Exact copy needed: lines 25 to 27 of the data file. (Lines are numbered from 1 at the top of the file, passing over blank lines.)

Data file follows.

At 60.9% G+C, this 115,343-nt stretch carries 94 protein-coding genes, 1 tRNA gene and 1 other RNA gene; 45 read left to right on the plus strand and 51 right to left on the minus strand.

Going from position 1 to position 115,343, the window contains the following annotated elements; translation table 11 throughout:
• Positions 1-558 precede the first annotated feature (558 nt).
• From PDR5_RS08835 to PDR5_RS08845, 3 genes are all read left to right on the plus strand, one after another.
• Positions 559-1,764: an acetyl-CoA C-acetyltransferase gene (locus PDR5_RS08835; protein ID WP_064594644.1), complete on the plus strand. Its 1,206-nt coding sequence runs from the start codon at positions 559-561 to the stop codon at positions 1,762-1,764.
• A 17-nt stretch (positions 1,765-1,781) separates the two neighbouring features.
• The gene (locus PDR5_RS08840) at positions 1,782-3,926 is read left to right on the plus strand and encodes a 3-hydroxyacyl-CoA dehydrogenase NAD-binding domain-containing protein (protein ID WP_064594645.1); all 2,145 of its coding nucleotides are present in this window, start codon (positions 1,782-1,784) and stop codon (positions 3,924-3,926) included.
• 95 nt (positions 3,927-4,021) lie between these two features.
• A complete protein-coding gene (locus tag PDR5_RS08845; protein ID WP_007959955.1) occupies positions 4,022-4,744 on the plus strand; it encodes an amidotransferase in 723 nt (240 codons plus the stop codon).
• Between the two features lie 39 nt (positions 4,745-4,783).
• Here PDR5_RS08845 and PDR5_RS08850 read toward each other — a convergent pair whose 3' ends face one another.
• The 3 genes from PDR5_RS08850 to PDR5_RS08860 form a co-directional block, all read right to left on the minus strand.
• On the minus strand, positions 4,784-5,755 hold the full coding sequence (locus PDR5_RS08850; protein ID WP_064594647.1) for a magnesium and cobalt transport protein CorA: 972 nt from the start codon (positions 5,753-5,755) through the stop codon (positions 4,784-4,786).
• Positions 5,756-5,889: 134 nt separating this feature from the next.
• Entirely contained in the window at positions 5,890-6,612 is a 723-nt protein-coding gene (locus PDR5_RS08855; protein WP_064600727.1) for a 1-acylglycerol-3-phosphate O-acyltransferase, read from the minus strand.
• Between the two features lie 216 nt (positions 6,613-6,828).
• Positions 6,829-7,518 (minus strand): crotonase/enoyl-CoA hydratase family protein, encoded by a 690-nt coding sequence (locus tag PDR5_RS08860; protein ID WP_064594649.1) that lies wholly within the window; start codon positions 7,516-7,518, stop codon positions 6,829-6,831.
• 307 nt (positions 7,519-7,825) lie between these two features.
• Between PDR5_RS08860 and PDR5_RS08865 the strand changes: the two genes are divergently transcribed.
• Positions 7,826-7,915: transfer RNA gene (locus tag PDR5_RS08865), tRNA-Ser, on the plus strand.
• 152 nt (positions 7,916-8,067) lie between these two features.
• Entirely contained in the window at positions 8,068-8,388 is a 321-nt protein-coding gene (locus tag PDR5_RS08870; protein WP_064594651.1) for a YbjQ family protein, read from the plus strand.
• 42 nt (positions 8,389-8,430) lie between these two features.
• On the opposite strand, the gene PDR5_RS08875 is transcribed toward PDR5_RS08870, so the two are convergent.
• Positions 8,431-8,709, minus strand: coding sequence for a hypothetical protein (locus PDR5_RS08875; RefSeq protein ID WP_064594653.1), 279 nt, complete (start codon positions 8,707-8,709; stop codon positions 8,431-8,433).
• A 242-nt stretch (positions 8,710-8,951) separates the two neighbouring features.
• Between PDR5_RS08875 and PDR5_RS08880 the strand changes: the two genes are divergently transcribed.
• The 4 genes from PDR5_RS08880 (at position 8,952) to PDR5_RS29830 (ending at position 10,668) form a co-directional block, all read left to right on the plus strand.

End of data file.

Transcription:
• Positions 8,431-8,709, minus strand: coding sequence for a hypothetical protein (locus PDR5_RS08875; RefSeq protein ID WP_064594653.1), 279 nt, complete (start codon positions 8,707-8,709; stop codon positions 8,431-8,433).
• A 242-nt stretch (positions 8,710-8,951) separates the two neighbouring features.
• Between PDR5_RS08875 and PDR5_RS08880 the strand changes: the two genes are divergently transcribed.